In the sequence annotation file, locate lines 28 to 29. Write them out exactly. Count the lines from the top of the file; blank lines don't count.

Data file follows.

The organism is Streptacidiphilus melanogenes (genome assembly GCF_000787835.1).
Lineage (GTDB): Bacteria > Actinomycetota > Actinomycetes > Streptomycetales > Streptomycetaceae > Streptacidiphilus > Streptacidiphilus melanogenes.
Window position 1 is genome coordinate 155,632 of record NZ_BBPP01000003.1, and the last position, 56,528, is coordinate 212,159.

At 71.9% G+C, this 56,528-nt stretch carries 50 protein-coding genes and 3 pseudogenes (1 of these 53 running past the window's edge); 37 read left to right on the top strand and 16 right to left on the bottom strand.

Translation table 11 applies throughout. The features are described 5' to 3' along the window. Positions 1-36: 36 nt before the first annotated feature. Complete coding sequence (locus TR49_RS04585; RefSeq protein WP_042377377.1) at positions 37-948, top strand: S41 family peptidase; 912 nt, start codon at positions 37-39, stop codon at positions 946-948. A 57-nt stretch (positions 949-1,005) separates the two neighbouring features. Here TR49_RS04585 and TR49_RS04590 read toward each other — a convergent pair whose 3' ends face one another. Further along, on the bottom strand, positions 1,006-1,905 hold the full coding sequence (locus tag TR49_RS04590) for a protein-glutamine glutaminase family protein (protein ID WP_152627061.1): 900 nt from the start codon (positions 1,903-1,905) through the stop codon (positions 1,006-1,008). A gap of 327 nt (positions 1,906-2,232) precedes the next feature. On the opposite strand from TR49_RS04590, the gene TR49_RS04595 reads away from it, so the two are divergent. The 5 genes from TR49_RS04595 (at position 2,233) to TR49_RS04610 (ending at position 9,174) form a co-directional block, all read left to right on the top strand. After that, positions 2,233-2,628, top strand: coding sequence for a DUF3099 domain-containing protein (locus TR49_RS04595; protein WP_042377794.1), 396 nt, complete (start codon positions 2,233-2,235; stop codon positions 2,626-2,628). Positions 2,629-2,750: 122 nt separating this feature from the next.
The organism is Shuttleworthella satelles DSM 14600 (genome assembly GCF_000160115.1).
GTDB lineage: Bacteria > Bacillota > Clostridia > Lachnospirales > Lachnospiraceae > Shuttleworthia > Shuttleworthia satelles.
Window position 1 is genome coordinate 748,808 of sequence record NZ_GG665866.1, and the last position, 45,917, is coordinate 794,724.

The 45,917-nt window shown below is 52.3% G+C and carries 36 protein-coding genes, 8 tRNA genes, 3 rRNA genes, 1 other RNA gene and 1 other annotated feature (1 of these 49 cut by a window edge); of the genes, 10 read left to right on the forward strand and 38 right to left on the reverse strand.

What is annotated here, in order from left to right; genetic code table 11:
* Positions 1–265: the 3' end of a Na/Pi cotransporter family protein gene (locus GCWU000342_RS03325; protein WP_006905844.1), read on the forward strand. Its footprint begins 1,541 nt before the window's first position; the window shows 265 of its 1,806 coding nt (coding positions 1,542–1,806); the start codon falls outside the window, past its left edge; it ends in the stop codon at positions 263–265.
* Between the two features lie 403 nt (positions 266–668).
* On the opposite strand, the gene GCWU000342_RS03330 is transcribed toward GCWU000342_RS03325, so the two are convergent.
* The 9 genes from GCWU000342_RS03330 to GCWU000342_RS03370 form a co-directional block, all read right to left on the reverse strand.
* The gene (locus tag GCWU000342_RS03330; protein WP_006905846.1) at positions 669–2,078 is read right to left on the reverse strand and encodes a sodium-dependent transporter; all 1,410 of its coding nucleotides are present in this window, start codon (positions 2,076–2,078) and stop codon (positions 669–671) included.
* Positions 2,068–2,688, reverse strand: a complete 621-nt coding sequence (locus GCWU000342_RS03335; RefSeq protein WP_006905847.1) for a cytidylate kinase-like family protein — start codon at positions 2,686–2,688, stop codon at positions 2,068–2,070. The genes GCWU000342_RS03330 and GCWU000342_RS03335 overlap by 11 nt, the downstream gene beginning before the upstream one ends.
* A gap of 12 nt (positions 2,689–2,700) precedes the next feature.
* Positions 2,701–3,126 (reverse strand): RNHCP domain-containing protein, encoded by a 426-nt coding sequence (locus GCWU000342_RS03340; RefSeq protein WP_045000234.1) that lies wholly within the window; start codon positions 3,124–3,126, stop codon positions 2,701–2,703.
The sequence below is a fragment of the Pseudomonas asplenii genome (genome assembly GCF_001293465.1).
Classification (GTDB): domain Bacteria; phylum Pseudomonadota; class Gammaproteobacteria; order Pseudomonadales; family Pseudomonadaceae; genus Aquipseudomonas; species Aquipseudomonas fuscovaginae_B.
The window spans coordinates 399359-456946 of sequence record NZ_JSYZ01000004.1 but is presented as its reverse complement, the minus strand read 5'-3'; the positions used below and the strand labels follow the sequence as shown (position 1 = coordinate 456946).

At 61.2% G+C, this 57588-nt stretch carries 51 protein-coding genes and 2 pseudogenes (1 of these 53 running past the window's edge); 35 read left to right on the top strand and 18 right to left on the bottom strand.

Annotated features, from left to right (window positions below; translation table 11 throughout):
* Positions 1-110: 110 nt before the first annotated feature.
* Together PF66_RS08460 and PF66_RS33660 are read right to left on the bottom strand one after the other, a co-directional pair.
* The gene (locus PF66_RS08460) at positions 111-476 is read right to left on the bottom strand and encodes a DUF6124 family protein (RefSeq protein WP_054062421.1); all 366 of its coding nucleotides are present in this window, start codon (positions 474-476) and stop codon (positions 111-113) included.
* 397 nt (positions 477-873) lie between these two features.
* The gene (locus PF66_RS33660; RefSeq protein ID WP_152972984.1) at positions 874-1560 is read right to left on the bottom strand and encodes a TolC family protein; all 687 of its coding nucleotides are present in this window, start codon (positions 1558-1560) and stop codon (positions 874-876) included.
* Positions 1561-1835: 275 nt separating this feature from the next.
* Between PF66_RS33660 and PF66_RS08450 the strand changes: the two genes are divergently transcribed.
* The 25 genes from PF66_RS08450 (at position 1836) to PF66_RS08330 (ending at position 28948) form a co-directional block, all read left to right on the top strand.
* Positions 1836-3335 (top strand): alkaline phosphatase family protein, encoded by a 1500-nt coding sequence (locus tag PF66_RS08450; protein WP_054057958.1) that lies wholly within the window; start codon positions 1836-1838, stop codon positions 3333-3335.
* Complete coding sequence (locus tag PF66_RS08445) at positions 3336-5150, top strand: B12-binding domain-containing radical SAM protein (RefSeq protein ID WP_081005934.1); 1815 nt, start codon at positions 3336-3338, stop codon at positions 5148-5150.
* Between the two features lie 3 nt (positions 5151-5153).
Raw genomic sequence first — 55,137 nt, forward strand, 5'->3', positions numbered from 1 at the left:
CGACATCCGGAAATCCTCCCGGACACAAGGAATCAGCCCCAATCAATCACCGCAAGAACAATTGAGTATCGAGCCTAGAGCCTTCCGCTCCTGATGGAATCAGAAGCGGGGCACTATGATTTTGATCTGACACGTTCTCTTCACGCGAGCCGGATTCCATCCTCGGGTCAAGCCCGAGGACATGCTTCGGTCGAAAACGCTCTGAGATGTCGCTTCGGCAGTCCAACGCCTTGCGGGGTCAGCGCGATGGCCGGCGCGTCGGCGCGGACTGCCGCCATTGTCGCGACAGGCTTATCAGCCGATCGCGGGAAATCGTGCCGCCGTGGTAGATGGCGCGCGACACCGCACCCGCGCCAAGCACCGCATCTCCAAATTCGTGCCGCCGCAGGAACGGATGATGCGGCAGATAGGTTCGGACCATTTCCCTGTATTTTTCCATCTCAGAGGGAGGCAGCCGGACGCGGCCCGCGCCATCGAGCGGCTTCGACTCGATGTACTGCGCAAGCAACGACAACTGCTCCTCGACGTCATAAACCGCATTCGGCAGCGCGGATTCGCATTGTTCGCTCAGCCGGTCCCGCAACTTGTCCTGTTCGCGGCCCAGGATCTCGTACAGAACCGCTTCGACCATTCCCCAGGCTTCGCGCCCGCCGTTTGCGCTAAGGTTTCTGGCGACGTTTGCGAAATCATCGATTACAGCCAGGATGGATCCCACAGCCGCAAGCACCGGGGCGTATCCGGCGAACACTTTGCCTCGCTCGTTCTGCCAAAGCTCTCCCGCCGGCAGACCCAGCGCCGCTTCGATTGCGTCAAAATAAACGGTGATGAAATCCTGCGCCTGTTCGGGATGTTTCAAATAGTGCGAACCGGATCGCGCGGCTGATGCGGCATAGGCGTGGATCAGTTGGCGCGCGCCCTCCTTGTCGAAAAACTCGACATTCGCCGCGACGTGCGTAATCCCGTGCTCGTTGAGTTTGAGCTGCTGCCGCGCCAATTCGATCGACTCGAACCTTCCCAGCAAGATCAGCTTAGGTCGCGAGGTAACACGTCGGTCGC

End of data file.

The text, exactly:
* The gene (locus PF66_RS33660; RefSeq protein ID WP_152972984.1) at positions 874-1560 is read right to left on the bottom strand and encodes a TolC family protein; all 687 of its coding nucleotides are present in this window, start codon (positions 1558-1560) and stop codon (positions 874-876) included.
* Positions 1561-1835: 275 nt separating this feature from the next.